A few summers ago I was at Latitude with Abby and Ruth.  Sitting outside the tent in which The Mummers were playing their set, I had a cold pint of cider in my hand, my friends next to me, the sun on my face and the knowledge of a whole summer off still to come, so when they launched into This Is Heaven all I could think was, "yes, it is, isn't it?"  Even now, years later, I feel an echo of that bliss whenever I hear the song.

Sunday, 9 September 2012

Leicester through a lens

I began this weekend in just about the worst mood possible, but two days of journeying through my city on foot, in the sunshine, and with a purpose, have worked wonders.  Investigating new places and revisiting old haunts have made me feel more connected to this town than I have in a while.  Today I wandered around the west side of the city centre, the historical core of Leicester, looking at the remains of the city walls around the castle, taking lots of pictures of my favourite old building in town, the 600 year old half-timbered Guildhall, and scampering down the alleyways surrounding the cathedral.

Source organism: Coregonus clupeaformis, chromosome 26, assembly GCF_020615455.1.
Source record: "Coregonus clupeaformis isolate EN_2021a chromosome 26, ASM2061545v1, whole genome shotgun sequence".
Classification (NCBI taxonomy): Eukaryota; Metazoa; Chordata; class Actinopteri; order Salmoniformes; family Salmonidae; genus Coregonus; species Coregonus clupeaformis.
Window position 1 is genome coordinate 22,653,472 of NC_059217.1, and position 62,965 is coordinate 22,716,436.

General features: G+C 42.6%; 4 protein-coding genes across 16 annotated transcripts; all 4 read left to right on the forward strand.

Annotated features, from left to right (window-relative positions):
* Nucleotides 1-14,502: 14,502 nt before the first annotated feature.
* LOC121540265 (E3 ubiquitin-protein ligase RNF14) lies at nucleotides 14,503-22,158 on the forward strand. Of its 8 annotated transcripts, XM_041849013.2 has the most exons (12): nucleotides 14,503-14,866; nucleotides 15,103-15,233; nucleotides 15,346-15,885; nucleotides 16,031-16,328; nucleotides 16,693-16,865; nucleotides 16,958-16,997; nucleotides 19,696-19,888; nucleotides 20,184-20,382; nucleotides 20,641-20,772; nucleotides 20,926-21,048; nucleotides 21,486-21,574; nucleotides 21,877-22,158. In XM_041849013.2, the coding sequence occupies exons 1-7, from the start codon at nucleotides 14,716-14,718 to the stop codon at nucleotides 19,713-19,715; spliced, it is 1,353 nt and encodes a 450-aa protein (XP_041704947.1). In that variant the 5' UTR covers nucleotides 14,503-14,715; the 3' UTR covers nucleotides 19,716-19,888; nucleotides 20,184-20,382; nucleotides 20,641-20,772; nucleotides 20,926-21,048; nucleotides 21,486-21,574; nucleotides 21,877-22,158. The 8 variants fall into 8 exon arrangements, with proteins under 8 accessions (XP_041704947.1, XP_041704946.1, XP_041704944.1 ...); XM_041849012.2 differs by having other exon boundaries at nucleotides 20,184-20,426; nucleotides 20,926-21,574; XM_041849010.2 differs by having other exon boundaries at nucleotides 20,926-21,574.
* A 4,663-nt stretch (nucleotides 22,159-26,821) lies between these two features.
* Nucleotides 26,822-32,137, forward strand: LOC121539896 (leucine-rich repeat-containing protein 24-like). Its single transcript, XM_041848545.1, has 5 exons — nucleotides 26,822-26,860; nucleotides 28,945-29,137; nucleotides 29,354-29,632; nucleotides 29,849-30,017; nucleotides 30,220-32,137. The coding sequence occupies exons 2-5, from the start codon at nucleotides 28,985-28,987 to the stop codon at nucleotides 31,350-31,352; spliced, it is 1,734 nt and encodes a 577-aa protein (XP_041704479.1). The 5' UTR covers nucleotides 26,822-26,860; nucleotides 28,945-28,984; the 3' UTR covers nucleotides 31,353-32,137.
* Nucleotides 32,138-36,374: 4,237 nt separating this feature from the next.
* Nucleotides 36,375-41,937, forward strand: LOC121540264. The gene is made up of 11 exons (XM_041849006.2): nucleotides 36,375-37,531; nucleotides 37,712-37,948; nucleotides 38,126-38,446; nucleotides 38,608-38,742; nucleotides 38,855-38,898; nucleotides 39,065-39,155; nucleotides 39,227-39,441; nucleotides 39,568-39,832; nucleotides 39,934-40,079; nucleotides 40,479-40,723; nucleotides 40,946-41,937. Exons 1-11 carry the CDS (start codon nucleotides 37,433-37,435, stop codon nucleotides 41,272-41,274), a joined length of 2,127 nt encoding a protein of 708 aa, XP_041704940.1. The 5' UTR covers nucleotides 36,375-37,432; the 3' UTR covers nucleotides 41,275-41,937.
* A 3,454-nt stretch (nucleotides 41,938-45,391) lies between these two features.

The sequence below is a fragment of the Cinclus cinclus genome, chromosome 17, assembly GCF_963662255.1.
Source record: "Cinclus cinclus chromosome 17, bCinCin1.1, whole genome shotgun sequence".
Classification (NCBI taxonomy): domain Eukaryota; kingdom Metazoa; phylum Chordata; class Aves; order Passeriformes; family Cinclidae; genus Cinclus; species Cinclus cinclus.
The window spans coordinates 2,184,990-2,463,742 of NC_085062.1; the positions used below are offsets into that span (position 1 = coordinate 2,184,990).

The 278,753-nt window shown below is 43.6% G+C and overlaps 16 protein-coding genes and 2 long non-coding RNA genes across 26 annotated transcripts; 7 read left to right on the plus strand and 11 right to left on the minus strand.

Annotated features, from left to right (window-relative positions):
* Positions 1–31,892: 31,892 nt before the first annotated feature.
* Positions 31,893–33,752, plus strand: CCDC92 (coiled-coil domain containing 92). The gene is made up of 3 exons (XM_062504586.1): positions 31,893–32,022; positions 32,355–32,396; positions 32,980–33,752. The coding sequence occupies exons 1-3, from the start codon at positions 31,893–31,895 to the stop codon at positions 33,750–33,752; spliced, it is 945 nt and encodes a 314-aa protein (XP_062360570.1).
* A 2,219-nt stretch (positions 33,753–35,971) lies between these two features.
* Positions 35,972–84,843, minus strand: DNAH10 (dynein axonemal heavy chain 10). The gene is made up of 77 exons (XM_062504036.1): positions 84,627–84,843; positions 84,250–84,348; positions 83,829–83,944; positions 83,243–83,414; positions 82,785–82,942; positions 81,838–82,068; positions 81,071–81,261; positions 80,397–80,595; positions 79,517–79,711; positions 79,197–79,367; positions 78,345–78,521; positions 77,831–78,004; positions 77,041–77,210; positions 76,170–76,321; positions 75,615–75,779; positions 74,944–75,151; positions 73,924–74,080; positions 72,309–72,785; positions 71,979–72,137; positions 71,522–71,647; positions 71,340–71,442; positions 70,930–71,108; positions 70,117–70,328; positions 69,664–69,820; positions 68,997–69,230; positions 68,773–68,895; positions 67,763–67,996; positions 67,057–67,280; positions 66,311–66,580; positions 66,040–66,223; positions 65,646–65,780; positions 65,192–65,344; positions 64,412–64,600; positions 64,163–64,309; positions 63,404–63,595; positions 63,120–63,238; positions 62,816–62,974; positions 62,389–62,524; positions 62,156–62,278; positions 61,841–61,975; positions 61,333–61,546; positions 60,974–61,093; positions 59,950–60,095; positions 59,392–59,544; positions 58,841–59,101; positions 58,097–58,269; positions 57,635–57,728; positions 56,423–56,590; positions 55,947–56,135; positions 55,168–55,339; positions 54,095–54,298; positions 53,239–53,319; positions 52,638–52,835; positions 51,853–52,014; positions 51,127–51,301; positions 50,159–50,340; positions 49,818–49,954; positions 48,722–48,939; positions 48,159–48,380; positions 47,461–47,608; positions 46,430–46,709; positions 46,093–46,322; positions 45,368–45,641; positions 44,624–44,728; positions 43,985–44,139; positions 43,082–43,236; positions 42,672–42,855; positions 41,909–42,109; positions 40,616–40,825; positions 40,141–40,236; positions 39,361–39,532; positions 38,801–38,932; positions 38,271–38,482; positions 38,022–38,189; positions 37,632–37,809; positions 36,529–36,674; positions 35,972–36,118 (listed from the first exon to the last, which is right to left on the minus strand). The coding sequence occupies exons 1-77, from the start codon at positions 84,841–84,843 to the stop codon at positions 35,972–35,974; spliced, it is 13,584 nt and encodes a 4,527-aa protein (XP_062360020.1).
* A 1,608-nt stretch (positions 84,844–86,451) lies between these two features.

£100 challenge: week two

Monday: £32.82 groceries
Tuesday: 90p parking
              £16.25 theatre ticket
(I'd hoped the fact that we had free tickets for a preview of the new Finding Neverland musical, which is premiering at Curve in Leicester soon, would make for a bargain day, but we just ended up being tempted into buying tickets for the actual show.  Ah well, they were 2-for-1.  And we got to sit in a room with Harvey Weinstein, which was cool)
Wednesday: nothing
Thursday: nothing
Friday: £7.60 groceries
Saturday: £9 books
               £5 Christmas present
               £2 birthday card
               £5.95 lunch
Sunday: £7.90 lunch
TOTAL: £87.42

Although, weirdly, I have £22.68 in my wallet, so no idea where that extra tenner comes from.  Paying cash for everything is definitely a great way of keeping track of my spending, and I haven't particularly felt like I've denied myself anything this week.  So it's two weeks down, only twelve to go...

Saturday, 8 September 2012

To do list: take more photographs